LOS ANGELES -- As Vin Scully walked into the interview room adjacent to the Los Angeles Dodgers' clubhouse Friday afternoon, he smiled as he looked at the standing-room crowd of media that had assembled to hear him speak.
Earlier in the day, the Dodgers announced Scully would be returning to the booth for an unprecedented 65th season in 2014. If it were up to Scully, that would be the extent of the announcement.
"The Dodgers were the ones who felt it was the right time," Scully said. "As far as I was concerned, as God is my judge, it could have been one line in the notes sheet tonight. I didn't want any big deal. I certainly didn't care for a press conference. I had nothing to say except for the fact that I'm lucky enough and hopefully healthy enough to come back next year."
The overwhelmingly humble Scully smiled as he answered questions for nearly 30 minutes from a dais normally reserved for players and managers.
"I can tell you from the bottom of my heart that I have always felt that I am the most ordinary of men who was given an extraordinary break of doing what I love to do at a very early age," Scully said. "Thanks to God, I've been allowed to do it for all these years and I pray that I'll be allowed to do it for one more year. I don't take any of it for granted. I know this miracle in my life was given to me and I can lose it in 30 seconds. I can lose it between the time I leave here and go to the booth. I don't take it for granted in any way, shape or form."
There were many reasons why Scully decided to return, but he said some of the main reasons had little to do with the game -- it was more about the relationships he had formed over the years at Dodger Stadium. He singled out Marie Meza, who always greets Scully in the elevator up to the press box, and press box attendants Robert Allen and James Mims, who are the first faces he sees when he walks into the Vin Scully Press Box before every game.
"The thought of just suddenly walking away from all those friends and this great game and this very exciting team and this fandom that is so thrilled with what is going on, I said there's just no way," Scully said. "It wouldn't be just walking away from the game. It would be walking away from all the people in the ballpark. With all the high-tech equipment we have this is still a people business and I really truly look forward to seeing the people every single day."
Scully said the Dodgers' historic summer, which saw them recently win 42 of 50 games for the first time in team history, made his decision to return a little easier.
"It became so exciting again and so much fun," Scully said. "I don't really know how I would have felt if they stayed in last place, X number of games behind with 30-some-odd games left. I probably would have come back anyway because I love it so much, but it made it pretty easy. I get goose bumps. I'm the same as anyone in the stands still. That's always been the barometer for me as to where I am. If I truly get honestly excited and as long as I feel the emotion, I think I should be here. The day that something great happens and I have a ho-hum attitude to it, I should hang it up for sure."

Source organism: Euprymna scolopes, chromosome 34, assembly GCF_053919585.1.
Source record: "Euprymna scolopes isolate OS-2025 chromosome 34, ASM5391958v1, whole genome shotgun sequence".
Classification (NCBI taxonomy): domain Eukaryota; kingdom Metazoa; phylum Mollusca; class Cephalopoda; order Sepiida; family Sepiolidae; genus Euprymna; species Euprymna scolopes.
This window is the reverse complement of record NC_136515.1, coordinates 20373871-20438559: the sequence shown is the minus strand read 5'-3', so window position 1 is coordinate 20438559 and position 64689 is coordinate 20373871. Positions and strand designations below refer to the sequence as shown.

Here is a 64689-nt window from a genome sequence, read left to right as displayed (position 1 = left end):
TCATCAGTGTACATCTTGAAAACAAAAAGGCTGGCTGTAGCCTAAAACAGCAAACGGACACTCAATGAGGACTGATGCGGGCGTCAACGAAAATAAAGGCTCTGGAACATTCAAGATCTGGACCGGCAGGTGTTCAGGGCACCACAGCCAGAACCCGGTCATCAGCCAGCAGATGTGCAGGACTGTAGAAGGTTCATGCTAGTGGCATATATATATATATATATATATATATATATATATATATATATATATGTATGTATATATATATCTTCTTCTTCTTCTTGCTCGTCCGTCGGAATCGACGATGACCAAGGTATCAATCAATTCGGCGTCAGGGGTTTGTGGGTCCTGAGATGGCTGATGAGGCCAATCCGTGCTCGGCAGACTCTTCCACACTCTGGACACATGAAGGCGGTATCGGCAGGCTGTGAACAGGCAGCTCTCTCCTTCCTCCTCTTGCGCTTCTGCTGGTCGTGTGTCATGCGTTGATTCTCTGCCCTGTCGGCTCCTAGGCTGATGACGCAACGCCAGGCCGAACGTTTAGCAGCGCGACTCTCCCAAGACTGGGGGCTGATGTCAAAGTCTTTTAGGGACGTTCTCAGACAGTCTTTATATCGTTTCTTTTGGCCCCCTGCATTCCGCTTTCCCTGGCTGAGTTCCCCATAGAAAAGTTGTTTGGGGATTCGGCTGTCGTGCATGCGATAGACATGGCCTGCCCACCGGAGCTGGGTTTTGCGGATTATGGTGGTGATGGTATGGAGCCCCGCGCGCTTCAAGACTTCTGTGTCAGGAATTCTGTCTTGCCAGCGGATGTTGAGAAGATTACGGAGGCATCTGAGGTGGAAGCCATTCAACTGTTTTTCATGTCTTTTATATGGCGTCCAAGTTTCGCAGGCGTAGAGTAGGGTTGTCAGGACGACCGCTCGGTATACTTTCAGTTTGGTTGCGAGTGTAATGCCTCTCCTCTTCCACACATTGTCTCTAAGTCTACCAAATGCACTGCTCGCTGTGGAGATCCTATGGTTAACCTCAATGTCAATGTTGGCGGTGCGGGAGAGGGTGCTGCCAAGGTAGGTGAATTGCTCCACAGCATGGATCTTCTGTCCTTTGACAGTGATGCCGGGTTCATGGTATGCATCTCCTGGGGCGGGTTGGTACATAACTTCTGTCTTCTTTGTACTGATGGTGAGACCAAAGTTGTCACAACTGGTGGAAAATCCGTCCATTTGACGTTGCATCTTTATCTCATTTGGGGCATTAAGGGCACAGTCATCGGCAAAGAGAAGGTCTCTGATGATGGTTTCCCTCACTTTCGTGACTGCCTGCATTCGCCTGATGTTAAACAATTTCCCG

Scully doesn't normally get emotional when he's in the booth. He has, after all, seen it all. He has called three perfect games, 25 no-hitters, 25 World Series and 12 All-Star games. He was there for Kirk Gibson's Game 1 home run in the 1988 World Series, Don Larsen's perfect game in the 1956 World Series, Hank Aaron's record-setting 715th home run, Sandy Koufax's four no-hitters, including a perfect game, and the scoreless-innings streaks of Dodgers pitchers Don Drysdale and Orel Hershiser. Scully, however, was nearly moved to tears when the Dodgers honored him last month for his bobblehead night.
"They played that little tribute on the screen and the ovation was overwhelming," Scully said. "I was as close to crying as I've been in a long, long time. It's hard to explain because I'm just so blessed to be doing what I love to do and to have people tell me how much they enjoy me doing it, I'm just full of thanks. I'm a walking Thanksgiving dinner. God has been overwhelmingly kind to me. I don't know why. I haven't done anything to merit all of this."
Scully, 85, says he now approaches every season as if it could be his last because it easily could as he makes his decision of whether to return on a year-to-year basis.
"I think every year now, I start the year thinking I want to do the best I can and maybe this will be the last one," Scully said. "The thing that bothers me the most would be health, which you have no control of."
Scully was humble as he spoke of his place in Dodgers history and what he has meant to the franchise. Scully began his professional baseball broadcasting career in 1950 with the Brooklyn Dodgers and was inducted into the National Baseball Hall of Fame in 1982.
"My career is one of talking about the accomplishments of others," Scully said. "I haven't accomplished anything. I can't walk out and say I had four no-hitters. No, I happened to watch Sandy Koufax pitch four. It's always made me uncomfortable. To take a bow is almost scary I guess."
As modest as Scully is, there is no denying his unmatched ability to tell a story in the broadcast booth, effortlessly weaving tales of the past with current stories about players on the field. It's actually a process that requires hours of preparation that Scully undertakes before every game.
"It was the reason I studied as a little kid in grammar school, I was afraid of the punishment if I messed up and I was afraid to look like a horse's fanny if I didn't know what I was supposed to know," Scully said. "That's why I prepare, out of fear, trying to do a better job. You go on every night saying I hope I can do a good job. Some days it works better than others.
"I do the best I can. Some days are OK and some days I get in the car and think, 'You stink.'"